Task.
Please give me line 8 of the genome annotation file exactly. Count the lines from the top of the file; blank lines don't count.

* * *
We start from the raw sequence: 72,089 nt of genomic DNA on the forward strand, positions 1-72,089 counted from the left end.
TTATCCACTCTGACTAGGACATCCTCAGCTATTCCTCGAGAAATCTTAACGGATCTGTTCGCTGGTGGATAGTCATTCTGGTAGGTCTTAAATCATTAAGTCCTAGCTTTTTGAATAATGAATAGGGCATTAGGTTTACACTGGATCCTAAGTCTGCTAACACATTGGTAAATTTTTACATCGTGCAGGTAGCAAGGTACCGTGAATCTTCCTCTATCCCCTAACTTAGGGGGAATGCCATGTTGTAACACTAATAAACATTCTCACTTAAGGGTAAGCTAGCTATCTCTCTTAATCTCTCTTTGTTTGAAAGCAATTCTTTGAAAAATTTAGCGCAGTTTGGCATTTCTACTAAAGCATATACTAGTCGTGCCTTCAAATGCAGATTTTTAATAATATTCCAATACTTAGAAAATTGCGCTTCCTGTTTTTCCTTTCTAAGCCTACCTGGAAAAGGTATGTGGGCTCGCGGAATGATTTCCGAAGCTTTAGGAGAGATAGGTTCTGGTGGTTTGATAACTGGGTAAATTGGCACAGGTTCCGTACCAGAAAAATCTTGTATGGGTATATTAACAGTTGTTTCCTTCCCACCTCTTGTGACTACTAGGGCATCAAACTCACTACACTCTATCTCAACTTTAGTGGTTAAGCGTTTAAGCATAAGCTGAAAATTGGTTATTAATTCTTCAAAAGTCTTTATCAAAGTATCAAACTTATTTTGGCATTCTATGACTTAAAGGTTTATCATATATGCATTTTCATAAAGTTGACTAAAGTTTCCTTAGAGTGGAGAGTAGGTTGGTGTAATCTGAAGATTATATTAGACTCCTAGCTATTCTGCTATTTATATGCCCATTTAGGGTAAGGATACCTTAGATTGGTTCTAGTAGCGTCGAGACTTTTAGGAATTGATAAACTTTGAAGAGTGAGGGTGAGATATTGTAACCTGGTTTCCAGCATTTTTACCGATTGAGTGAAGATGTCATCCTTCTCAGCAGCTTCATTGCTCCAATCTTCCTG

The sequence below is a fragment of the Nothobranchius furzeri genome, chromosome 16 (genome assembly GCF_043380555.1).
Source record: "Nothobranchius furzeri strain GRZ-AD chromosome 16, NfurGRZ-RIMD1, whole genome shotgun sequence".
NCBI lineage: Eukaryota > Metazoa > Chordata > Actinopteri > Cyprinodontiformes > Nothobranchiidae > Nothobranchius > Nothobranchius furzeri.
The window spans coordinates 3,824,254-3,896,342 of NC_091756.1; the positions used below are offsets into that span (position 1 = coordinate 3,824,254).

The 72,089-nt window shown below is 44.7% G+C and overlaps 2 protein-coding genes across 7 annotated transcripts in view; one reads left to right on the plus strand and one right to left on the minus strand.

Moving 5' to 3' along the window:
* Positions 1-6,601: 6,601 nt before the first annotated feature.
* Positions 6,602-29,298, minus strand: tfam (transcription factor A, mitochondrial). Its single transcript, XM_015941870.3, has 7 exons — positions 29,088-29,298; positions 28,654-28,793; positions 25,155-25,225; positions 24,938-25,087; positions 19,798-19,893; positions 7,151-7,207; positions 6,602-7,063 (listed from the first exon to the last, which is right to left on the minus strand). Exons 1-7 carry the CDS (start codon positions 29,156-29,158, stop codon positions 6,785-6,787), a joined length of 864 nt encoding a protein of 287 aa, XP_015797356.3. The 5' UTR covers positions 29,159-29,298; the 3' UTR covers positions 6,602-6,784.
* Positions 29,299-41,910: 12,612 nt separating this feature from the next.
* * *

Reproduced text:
Moving 5' to 3' along the window: